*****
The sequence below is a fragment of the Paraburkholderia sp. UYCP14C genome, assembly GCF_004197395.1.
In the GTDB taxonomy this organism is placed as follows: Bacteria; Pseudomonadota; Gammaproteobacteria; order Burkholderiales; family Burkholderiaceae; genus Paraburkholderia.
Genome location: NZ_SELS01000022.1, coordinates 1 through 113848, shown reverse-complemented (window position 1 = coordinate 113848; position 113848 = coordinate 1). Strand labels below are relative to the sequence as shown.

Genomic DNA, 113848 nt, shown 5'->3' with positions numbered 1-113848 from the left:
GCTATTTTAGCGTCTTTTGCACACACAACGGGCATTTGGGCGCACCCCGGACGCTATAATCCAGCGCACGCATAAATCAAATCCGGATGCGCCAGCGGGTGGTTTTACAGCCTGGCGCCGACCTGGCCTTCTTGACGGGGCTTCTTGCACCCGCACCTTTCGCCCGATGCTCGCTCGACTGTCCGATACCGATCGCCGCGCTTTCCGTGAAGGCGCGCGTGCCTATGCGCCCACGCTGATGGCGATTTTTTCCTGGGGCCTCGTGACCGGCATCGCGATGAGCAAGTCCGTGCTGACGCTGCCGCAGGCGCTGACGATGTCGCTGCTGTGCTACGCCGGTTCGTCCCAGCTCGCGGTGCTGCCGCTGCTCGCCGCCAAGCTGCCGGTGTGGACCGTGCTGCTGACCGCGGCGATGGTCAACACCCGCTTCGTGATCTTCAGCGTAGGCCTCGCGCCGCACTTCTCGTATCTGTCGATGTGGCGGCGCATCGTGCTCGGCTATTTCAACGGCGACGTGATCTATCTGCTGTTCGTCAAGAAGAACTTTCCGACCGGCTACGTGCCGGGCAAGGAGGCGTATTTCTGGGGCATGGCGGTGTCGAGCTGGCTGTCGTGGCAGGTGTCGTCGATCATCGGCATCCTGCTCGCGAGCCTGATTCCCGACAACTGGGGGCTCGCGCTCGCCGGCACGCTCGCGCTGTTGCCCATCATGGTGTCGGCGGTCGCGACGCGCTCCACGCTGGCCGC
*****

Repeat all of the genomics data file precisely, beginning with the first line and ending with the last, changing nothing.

The sequence below is a fragment of the Paraburkholderia sp. UYCP14C genome, assembly GCF_004197395.1.
In the GTDB taxonomy this organism is placed as follows: Bacteria; Pseudomonadota; Gammaproteobacteria; order Burkholderiales; family Burkholderiaceae; genus Paraburkholderia.
Genome location: NZ_SELS01000022.1, coordinates 1 through 113848, shown reverse-complemented (window position 1 = coordinate 113848; position 113848 = coordinate 1). Strand labels below are relative to the sequence as shown.

Genomic DNA, 113848 nt, shown 5'->3' with positions numbered 1-113848 from the left:
GCTATTTTAGCGTCTTTTGCACACACAACGGGCATTTGGGCGCACCCCGGACGCTATAATCCAGCGCACGCATAAATCAAATCCGGATGCGCCAGCGGGTGGTTTTACAGCCTGGCGCCGACCTGGCCTTCTTGACGGGGCTTCTTGCACCCGCACCTTTCGCCCGATGCTCGCTCGACTGTCCGATACCGATCGCCGCGCTTTCCGTGAAGGCGCGCGTGCCTATGCGCCCACGCTGATGGCGATTTTTTCCTGGGGCCTCGTGACCGGCATCGCGATGAGCAAGTCCGTGCTGACGCTGCCGCAGGCGCTGACGATGTCGCTGCTGTGCTACGCCGGTTCGTCCCAGCTCGCGGTGCTGCCGCTGCTCGCCGCCAAGCTGCCGGTGTGGACCGTGCTGCTGACCGCGGCGATGGTCAACACCCGCTTCGTGATCTTCAGCGTAGGCCTCGCGCCGCACTTCTCGTATCTGTCGATGTGGCGGCGCATCGTGCTCGGCTATTTCAACGGCGACGTGATCTATCTGCTGTTCGTCAAGAAGAACTTTCCGACCGGCTACGTGCCGGGCAAGGAGGCGTATTTCTGGGGCATGGCGGTGTCGAGCTGGCTGTCGTGGCAGGTGTCGTCGATCATCGGCATCCTGCTCGCGAGCCTGATTCCCGACAACTGGGGGCTCGCGCTCGCCGGCACGCTCGCGCTGTTGCCCATCATGGTGTCGGCGGTCGCGACGCGCTCCACGCTGGCCGC